Sunflower seeds and pistachio nuts are top snacks for reducing cholesterol. Scientists have known for a long time that nuts and seeds are rich sources of phytosterols, plant compounds that are structurally related to cholesterol and may lower LDL levels. Keeping cholesterol in check may be your goal, but it’s not realistic to accomplish this without some work…as in exercise.
It’s been a few years since Science Daily first reported the news that chemists at Virginia Polytechnic Institute found the plant sterols in pistachios and sunflowers seeds to be valuable assets in the fight against rampant cholesterol numbers. (ScienceDaily, 7 Dec. 2005. Web. 19 Aug. 2011.) “Sesame seed and wheat germ had the highest total phytosterol content and Brazil nuts the lowest,” said scientists at VPI. (Phillips. 2005) But these are not typically consumed as snack foods. Sunflower seeds and pistachio nuts, on the other hand, are, and were found to be richest in these compounds.
Dietary phytosterols favorably alter cholesterol metabolism in a dose-dependent manner by reducing intestinal cholesterol absorption. (Racette. 2010) Even a moderate intake can be obtained from a healthy diet, without supplementation. Of course, you have to eat the right foods. Plants contain a large range of phytosterols, which are structural components of the cell wall. (Plants have cell walls and cell membranes; animals just the membrane.) What phytosterols do for plants, cholesterol does for animals.
As functional foods, plant sterols and stanols demonstrate a strong lipid-lowering effect. (Moore. 2011) Including them as part of the diet may reduce risk for heart disease. Studies at McGill University concentrated on patients with Type 2 diabetes and found that plant sterols had a significantly more profound effect on the cholesterol levels of Type 2 patients than on patients with high cholesterol without diabetes. (Lau. 2005) LDL levels were lowered while the desirable HDL was relatively untouched. Additional lipid study in Israel learned that consuming plant sterols also results in a drop in circulating insulin levels, pointing to their use as food enhancers that can reverse insulin resistance and hyperlipidemia, and possible help to control body weight. (Ziv. 2009)
Controlling lipid levels with food or supplements is considerably more desirable than using drugs. Suggested intake of two to three grams of these plant compounds a day, either from food, fortified foods, or supplements, can reduce lipids by almost ten percent. (Baumgartner. 2011) More than that affords no increased benefit.
Whether raw or roasted, sunflower seeds have a dedicated following. Because they’re high in oil, the seeds are prone to rancidity, so refrigeration is a good idea. They aren’t just for snacks, either. They match pretty well with all the food groups and can really up the ante on nutrition. Sauté them with vegetables, add them to your salads, fold them into meatloaf and mix them with baked goods and even eggs. An ounce will give you two grams of fiber, almost half a day’s vitamin E, and a healthy ration of minerals.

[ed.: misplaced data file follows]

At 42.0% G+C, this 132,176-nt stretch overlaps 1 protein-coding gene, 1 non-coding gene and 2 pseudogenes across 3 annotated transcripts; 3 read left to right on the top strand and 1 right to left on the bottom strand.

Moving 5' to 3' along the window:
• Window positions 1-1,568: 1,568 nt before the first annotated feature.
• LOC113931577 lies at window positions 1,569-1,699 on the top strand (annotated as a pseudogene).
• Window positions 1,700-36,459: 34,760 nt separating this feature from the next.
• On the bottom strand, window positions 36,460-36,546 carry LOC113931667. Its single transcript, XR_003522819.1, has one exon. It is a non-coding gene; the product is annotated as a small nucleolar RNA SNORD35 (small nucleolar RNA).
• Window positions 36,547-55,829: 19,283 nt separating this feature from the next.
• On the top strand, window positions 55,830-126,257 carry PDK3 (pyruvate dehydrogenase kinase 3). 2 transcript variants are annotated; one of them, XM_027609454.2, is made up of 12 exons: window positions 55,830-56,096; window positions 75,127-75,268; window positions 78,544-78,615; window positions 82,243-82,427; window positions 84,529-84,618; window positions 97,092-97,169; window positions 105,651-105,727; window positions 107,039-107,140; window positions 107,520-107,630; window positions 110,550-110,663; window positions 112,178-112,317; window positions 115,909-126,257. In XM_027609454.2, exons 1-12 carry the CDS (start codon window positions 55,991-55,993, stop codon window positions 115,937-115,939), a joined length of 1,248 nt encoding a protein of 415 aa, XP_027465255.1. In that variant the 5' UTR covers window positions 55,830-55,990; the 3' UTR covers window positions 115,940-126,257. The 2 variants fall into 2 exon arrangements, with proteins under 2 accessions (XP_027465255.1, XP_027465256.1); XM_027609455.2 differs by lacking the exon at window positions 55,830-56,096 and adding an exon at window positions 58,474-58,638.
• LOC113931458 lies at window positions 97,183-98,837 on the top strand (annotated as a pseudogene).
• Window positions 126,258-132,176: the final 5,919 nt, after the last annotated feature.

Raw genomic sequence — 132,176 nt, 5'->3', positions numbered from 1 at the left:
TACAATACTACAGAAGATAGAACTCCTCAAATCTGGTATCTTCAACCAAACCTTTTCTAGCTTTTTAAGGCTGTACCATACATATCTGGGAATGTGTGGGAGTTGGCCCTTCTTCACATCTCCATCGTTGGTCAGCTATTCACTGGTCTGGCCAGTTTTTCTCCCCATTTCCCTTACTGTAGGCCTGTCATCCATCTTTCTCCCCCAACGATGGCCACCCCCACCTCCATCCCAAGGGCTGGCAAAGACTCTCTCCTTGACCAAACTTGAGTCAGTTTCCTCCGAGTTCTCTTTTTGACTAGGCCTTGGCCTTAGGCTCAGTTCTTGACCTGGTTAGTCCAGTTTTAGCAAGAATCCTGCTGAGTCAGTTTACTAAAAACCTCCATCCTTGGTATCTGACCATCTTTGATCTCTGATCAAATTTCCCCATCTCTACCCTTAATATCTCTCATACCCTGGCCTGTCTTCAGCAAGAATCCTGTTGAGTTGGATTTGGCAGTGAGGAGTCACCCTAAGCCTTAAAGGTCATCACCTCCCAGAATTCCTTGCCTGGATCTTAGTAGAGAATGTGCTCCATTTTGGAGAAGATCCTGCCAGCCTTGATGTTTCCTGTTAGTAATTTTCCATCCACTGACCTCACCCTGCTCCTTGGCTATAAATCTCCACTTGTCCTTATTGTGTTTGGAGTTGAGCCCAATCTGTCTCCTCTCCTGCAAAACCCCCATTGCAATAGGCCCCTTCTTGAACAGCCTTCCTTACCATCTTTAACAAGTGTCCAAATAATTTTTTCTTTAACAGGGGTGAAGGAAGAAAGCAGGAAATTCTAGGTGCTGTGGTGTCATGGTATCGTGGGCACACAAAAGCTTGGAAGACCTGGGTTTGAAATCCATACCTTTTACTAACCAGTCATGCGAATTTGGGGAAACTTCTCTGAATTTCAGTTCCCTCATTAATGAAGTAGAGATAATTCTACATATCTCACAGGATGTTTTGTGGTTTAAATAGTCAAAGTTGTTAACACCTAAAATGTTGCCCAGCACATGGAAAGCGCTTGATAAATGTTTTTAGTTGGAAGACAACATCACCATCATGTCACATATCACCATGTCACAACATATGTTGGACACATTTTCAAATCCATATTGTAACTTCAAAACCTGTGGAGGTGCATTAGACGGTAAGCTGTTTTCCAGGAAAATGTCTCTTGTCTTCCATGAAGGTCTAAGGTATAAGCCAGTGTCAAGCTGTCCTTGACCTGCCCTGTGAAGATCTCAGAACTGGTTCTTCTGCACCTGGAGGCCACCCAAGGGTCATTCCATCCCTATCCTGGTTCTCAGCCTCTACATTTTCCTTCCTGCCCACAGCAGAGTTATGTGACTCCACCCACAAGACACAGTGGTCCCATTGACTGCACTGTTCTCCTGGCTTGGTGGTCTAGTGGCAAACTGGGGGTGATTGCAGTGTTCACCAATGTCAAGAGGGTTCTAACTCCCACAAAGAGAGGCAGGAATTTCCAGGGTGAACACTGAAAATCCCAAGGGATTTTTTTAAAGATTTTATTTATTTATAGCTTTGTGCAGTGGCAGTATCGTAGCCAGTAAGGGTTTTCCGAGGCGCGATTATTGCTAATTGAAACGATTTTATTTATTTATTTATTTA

American Chemical Society.
Sunflower Seeds, Pistachios Among Top Nuts For Lowering Cholesterol.
ScienceDaily, 7 Dec. 2005. Web. 19 Aug. 2011.
J. Agric. Food Chem., 2005, 53 (24), pp 9436–9445
Phytosterol Composition of Nuts and Seeds Commonly Consumed in the United States
Katherine M. Phillips, David M. Ruggio, and Mehdi Ashraf-Khorassani
Am J Clin Nutr January 2010 vol. 91 no. 1 32-38
Dose effects of dietary phytosterols on cholesterol metabolism: a controlled feeding study
Susan B Racette, Xiaobo Lin, Michael Lefevre, Catherine Anderson Spearie, Marlene M Most, Lina Ma, and Richard E Ostlund Jr
Curr Opin Endocrinol Diabetes Obes. 2011 Aug 11. [Epub ahead of print]
Functional foods and cardiovascular disease risk: building the evidence base.
Am J Clin Nutr June 2005 vol. 81 no. 6 1351-1358
Plant sterols are efficacious in lowering plasma LDL and non-HDL cholesterol in hypercholesterolemic type 2 diabetic and nondiabetic persons
Vivian WY Lau, Mélanie Journoud and Peter JH Jones
Lipids Health Dis. 2009 Oct 12;8:42.
A high oleic sunflower oil fatty acid esters of plant sterols mixed with dietary diacylglycerol reduces plasma insulin and body fat accumulation in Psammomys obesus.
Ziv E, Patlas N, Kalman R, Pelled D, Herzog Y, Dror T, Cohen T.
Curr Pharm Des. 2011;17(9):922-32.
Plant sterols and stanols in the treatment of dyslipidemia: new insights into targets and mechanisms related to cardiovascular risk.
Baumgartner S, Mensink RP, Plat J.
Department of Human Biology, School for Nutrition, Toxicology and Metabolism, Maastricht University, Maastricht, The Netherlands.
*These statements have not been evaluated by the FDA.
These products are not intended to treat, diagnose, cure, or prevent any disease.